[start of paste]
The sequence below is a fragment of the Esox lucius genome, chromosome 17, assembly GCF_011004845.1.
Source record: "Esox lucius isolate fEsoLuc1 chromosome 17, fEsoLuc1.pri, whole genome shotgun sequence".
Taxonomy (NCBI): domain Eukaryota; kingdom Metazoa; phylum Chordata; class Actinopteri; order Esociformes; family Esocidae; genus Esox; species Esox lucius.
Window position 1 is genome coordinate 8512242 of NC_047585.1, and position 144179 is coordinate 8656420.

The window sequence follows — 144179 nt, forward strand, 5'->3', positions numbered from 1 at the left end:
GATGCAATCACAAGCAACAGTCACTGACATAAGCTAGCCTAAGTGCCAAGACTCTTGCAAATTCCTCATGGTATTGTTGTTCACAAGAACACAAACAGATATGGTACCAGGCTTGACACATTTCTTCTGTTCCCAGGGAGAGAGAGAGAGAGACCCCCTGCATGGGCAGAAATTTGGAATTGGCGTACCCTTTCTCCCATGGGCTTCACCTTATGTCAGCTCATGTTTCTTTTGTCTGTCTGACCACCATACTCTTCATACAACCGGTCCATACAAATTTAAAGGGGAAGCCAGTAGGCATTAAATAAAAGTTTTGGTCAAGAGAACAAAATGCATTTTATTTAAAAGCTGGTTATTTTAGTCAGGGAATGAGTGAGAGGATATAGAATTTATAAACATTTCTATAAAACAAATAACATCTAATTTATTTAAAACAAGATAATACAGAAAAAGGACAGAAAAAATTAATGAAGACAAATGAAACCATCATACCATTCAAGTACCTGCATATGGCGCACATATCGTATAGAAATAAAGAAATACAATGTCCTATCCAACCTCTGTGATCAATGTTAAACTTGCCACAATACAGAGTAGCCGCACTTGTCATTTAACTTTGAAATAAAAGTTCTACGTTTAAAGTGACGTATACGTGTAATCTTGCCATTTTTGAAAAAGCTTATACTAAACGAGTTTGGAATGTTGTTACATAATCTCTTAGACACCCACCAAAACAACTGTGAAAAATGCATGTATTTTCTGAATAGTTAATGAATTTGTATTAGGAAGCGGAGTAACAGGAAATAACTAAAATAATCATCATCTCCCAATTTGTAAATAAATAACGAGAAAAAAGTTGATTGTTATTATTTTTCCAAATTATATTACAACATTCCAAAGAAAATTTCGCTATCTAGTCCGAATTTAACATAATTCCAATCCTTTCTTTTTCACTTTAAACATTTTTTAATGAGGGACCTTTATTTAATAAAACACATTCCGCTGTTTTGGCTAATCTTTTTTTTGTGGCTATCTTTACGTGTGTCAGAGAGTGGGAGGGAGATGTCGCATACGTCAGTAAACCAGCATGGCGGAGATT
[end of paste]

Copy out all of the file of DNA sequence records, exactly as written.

The sequence below is a fragment of the Esox lucius genome, chromosome 17, assembly GCF_011004845.1.
Source record: "Esox lucius isolate fEsoLuc1 chromosome 17, fEsoLuc1.pri, whole genome shotgun sequence".
Taxonomy (NCBI): domain Eukaryota; kingdom Metazoa; phylum Chordata; class Actinopteri; order Esociformes; family Esocidae; genus Esox; species Esox lucius.
Window position 1 is genome coordinate 8512242 of NC_047585.1, and position 144179 is coordinate 8656420.

The window sequence follows — 144179 nt, forward strand, 5'->3', positions numbered from 1 at the left end:
GATGCAATCACAAGCAACAGTCACTGACATAAGCTAGCCTAAGTGCCAAGACTCTTGCAAATTCCTCATGGTATTGTTGTTCACAAGAACACAAACAGATATGGTACCAGGCTTGACACATTTCTTCTGTTCCCAGGGAGAGAGAGAGAGAGACCCCCTGCATGGGCAGAAATTTGGAATTGGCGTACCCTTTCTCCCATGGGCTTCACCTTATGTCAGCTCATGTTTCTTTTGTCTGTCTGACCACCATACTCTTCATACAACCGGTCCATACAAATTTAAAGGGGAAGCCAGTAGGCATTAAATAAAAGTTTTGGTCAAGAGAACAAAATGCATTTTATTTAAAAGCTGGTTATTTTAGTCAGGGAATGAGTGAGAGGATATAGAATTTATAAACATTTCTATAAAACAAATAACATCTAATTTATTTAAAACAAGATAATACAGAAAAAGGACAGAAAAAATTAATGAAGACAAATGAAACCATCATACCATTCAAGTACCTGCATATGGCGCACATATCGTATAGAAATAAAGAAATACAATGTCCTATCCAACCTCTGTGATCAATGTTAAACTTGCCACAATACAGAGTAGCCGCACTTGTCATTTAACTTTGAAATAAAAGTTCTACGTTTAAAGTGACGTATACGTGTAATCTTGCCATTTTTGAAAAAGCTTATACTAAACGAGTTTGGAATGTTGTTACATAATCTCTTAGACACCCACCAAAACAACTGTGAAAAATGCATGTATTTTCTGAATAGTTAATGAATTTGTATTAGGAAGCGGAGTAACAGGAAATAACTAAAATAATCATCATCTCCCAATTTGTAAATAAATAACGAGAAAAAAGTTGATTGTTATTATTTTTCCAAATTATATTACAACATTCCAAAGAAAATTTCGCTATCTAGTCCGAATTTAACATAATTCCAATCCTTTCTTTTTCACTTTAAACATTTTTTAATGAGGGACCTTTATTTAATAAAACACATTCCGCTGTTTTGGCTAATCTTTTTTTTGTGGCTATCTTTACGTGTGTCAGAGAGTGGGAGGGAGATGTCGCATACGTCAGTAAACCAGCATGGCGGAGATT